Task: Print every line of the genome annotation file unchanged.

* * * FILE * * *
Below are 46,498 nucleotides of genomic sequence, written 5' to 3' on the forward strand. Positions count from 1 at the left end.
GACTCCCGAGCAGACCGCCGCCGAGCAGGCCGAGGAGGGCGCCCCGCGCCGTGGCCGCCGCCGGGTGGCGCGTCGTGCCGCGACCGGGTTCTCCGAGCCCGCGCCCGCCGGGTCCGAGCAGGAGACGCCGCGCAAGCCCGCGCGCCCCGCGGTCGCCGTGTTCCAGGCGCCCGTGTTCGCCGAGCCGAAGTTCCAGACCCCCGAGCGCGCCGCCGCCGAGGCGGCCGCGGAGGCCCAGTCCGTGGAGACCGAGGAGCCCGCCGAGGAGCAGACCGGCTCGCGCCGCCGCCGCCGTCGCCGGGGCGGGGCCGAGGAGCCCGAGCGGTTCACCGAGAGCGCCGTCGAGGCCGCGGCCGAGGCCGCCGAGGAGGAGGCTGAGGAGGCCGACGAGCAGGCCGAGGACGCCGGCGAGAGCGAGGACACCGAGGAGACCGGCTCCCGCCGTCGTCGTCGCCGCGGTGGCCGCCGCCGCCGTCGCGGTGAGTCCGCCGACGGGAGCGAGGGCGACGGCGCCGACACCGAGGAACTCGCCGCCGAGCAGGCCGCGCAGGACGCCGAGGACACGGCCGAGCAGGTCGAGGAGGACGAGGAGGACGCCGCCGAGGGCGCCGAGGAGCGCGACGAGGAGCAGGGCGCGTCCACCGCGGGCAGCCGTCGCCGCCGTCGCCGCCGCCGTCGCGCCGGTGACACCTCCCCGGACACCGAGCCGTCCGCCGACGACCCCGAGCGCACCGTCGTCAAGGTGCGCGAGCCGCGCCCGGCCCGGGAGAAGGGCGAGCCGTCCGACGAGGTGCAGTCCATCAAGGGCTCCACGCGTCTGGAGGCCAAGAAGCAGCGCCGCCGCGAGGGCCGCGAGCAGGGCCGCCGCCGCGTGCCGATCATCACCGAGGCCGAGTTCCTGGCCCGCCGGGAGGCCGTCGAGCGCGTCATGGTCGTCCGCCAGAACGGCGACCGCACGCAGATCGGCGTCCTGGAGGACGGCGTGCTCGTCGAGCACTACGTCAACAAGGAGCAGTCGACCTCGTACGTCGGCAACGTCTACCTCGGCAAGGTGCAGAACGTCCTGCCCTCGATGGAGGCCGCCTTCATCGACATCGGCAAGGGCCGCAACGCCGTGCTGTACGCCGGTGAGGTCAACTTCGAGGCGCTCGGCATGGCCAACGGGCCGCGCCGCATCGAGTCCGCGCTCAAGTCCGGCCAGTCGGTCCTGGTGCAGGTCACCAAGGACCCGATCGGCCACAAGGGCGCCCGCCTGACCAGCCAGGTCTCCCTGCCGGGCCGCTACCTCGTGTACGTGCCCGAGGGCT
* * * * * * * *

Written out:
Below are 46,498 nucleotides of genomic sequence, written 5' to 3' on the forward strand. Positions count from 1 at the left end.
GACTCCCGAGCAGACCGCCGCCGAGCAGGCCGAGGAGGGCGCCCCGCGCCGTGGCCGCCGCCGGGTGGCGCGTCGTGCCGCGACCGGGTTCTCCGAGCCCGCGCCCGCCGGGTCCGAGCAGGAGACGCCGCGCAAGCCCGCGCGCCCCGCGGTCGCCGTGTTCCAGGCGCCCGTGTTCGCCGAGCCGAAGTTCCAGACCCCCGAGCGCGCCGCCGCCGAGGCGGCCGCGGAGGCCCAGTCCGTGGAGACCGAGGAGCCCGCCGAGGAGCAGACCGGCTCGCGCCGCCGCCGCCGTCGCCGGGGCGGGGCCGAGGAGCCCGAGCGGTTCACCGAGAGCGCCGTCGAGGCCGCGGCCGAGGCCGCCGAGGAGGAGGCTGAGGAGGCCGACGAGCAGGCCGAGGACGCCGGCGAGAGCGAGGACACCGAGGAGACCGGCTCCCGCCGTCGTCGTCGCCGCGGTGGCCGCCGCCGCCGTCGCGGTGAGTCCGCCGACGGGAGCGAGGGCGACGGCGCCGACACCGAGGAACTCGCCGCCGAGCAGGCCGCGCAGGACGCCGAGGACACGGCCGAGCAGGTCGAGGAGGACGAGGAGGACGCCGCCGAGGGCGCCGAGGAGCGCGACGAGGAGCAGGGCGCGTCCACCGCGGGCAGCCGTCGCCGCCGTCGCCGCCGCCGTCGCGCCGGTGACACCTCCCCGGACACCGAGCCGTCCGCCGACGACCCCGAGCGCACCGTCGTCAAGGTGCGCGAGCCGCGCCCGGCCCGGGAGAAGGGCGAGCCGTCCGACGAGGTGCAGTCCATCAAGGGCTCCACGCGTCTGGAGGCCAAGAAGCAGCGCCGCCGCGAGGGCCGCGAGCAGGGCCGCCGCCGCGTGCCGATCATCACCGAGGCCGAGTTCCTGGCCCGCCGGGAGGCCGTCGAGCGCGTCATGGTCGTCCGCCAGAACGGCGACCGCACGCAGATCGGCGTCCTGGAGGACGGCGTGCTCGTCGAGCACTACGTCAACAAGGAGCAGTCGACCTCGTACGTCGGCAACGTCTACCTCGGCAAGGTGCAGAACGTCCTGCCCTCGATGGAGGCCGCCTTCATCGACATCGGCAAGGGCCGCAACGCCGTGCTGTACGCCGGTGAGGTCAACTTCGAGGCGCTCGGCATGGCCAACGGGCCGCGCCGCATCGAGTCCGCGCTCAAGTCCGGCCAGTCGGTCCTGGTGCAGGTCACCAAGGACCCGATCGGCCACAAGGGCGCCCGCCTGACCAGCCAGGTCTCCCTGCCGGGCCGCTACCTCGTGTACGTGCCCGAGGGCT